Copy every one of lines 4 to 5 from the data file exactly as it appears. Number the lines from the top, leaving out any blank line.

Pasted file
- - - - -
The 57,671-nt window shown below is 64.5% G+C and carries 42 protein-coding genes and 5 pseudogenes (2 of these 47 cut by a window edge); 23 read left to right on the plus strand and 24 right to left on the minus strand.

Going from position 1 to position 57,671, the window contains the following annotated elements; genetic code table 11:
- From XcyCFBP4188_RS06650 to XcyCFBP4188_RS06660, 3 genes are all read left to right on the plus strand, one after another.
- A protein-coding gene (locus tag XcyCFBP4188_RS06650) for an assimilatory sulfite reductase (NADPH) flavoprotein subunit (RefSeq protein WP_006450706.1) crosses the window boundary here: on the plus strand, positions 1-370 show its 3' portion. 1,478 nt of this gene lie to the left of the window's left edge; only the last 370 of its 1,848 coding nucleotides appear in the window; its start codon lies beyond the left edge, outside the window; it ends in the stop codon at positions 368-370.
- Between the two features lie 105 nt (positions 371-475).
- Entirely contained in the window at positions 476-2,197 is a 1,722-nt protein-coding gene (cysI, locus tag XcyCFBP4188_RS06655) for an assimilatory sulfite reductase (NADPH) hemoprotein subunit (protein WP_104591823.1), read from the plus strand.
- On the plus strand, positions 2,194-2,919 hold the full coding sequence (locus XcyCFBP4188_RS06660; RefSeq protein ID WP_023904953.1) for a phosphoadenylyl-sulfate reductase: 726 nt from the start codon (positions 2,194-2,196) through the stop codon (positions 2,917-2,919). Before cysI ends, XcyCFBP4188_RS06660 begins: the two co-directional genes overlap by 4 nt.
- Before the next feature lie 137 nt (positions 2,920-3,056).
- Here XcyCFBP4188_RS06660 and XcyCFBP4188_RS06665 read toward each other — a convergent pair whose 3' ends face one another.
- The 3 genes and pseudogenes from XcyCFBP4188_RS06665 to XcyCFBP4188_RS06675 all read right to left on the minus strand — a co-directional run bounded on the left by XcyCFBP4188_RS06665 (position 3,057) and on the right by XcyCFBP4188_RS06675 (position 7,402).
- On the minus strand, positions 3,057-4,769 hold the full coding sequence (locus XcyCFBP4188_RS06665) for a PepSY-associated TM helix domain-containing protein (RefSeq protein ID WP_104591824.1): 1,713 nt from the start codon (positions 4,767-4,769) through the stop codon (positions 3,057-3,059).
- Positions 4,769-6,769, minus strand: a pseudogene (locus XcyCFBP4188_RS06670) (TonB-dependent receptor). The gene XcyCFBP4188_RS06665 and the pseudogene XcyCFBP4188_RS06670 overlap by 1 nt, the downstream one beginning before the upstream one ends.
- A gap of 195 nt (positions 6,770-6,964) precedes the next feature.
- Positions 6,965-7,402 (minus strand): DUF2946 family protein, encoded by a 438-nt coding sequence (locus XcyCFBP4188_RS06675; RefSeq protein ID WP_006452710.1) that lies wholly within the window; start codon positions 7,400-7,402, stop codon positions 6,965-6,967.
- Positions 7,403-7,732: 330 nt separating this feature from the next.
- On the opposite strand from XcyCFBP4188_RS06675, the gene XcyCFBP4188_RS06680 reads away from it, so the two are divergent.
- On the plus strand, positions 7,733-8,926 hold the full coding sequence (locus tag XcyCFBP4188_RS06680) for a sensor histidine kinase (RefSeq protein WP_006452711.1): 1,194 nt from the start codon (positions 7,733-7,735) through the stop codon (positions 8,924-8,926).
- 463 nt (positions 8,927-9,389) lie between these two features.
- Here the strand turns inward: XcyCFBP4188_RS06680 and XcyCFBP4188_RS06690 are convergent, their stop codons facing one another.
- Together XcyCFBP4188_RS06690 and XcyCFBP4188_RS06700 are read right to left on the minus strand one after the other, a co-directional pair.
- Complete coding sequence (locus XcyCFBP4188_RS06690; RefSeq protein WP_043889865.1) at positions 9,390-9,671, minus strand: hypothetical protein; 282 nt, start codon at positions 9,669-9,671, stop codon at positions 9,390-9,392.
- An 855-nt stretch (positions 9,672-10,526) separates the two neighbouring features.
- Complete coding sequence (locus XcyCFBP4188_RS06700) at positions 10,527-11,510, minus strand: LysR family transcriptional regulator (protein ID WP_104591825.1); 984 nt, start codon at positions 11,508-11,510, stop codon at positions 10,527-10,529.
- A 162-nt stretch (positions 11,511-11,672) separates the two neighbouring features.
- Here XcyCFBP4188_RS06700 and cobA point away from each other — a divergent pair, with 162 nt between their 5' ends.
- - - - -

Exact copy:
- A protein-coding gene (locus tag XcyCFBP4188_RS06650) for an assimilatory sulfite reductase (NADPH) flavoprotein subunit (RefSeq protein WP_006450706.1) crosses the window boundary here: on the plus strand, positions 1-370 show its 3' portion. 1,478 nt of this gene lie to the left of the window's left edge; only the last 370 of its 1,848 coding nucleotides appear in the window; its start codon lies beyond the left edge, outside the window; it ends in the stop codon at positions 368-370.
- Between the two features lie 105 nt (positions 371-475).